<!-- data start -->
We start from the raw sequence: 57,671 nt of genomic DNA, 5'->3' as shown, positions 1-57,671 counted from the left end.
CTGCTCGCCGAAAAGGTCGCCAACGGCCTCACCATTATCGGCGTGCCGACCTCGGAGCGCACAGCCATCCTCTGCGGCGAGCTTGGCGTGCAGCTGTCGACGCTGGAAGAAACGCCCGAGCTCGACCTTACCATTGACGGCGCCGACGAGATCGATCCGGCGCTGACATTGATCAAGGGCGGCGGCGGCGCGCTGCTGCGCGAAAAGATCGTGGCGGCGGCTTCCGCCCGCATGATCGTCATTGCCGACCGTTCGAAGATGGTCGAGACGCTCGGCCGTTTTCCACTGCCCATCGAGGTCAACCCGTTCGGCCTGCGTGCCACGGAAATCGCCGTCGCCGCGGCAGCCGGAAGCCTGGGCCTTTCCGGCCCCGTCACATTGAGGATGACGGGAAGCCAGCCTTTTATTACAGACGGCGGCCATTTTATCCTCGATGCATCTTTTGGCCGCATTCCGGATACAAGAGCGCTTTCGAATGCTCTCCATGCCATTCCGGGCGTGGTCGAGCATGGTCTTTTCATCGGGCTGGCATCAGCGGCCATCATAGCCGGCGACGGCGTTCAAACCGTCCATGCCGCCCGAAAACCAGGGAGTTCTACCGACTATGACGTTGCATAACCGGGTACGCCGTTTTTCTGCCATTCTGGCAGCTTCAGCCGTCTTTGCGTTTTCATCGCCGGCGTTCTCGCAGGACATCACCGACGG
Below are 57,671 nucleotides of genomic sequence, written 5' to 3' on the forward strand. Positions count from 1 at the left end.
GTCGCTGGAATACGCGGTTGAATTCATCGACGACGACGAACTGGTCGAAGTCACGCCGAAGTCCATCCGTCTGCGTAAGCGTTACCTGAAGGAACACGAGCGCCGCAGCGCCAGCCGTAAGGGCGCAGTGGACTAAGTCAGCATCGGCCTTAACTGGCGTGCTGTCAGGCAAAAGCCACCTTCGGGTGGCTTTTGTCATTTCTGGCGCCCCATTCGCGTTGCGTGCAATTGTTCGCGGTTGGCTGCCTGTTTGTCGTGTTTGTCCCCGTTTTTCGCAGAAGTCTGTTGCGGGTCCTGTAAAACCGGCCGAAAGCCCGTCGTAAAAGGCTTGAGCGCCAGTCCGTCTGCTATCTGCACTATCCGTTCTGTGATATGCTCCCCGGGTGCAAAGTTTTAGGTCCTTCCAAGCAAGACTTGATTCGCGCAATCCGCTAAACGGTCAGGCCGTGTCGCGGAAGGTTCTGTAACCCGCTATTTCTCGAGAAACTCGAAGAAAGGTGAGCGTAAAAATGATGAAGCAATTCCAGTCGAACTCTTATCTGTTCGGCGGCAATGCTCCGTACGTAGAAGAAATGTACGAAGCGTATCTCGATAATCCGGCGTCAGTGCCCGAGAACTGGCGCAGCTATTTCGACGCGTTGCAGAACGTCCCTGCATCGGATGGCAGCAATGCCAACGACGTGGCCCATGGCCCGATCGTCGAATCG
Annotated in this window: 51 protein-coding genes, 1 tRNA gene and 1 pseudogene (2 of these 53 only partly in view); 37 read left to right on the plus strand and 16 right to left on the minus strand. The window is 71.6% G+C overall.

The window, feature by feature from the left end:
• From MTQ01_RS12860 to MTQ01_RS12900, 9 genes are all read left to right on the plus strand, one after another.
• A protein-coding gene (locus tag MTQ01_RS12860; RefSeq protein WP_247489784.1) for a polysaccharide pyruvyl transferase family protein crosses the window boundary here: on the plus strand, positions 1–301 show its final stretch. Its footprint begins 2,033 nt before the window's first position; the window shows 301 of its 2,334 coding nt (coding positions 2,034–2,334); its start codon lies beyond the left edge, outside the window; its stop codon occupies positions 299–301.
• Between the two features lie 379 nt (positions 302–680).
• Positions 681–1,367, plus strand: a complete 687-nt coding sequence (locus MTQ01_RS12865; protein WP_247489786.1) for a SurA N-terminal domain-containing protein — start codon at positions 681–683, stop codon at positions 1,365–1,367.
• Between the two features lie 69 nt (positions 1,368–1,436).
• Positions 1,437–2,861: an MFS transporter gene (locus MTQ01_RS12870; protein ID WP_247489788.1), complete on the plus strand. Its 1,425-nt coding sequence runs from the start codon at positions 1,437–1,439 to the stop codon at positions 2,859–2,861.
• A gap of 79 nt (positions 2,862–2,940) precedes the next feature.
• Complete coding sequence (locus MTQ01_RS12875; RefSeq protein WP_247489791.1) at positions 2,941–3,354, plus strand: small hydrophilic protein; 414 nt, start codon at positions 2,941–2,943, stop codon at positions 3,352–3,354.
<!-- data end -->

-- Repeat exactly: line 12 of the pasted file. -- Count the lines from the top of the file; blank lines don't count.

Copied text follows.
• Positions 1,437–2,861: an MFS transporter gene (locus MTQ01_RS12870; protein ID WP_247489788.1), complete on the plus strand. Its 1,425-nt coding sequence runs from the start codon at positions 1,437–1,439 to the stop codon at positions 2,859–2,861.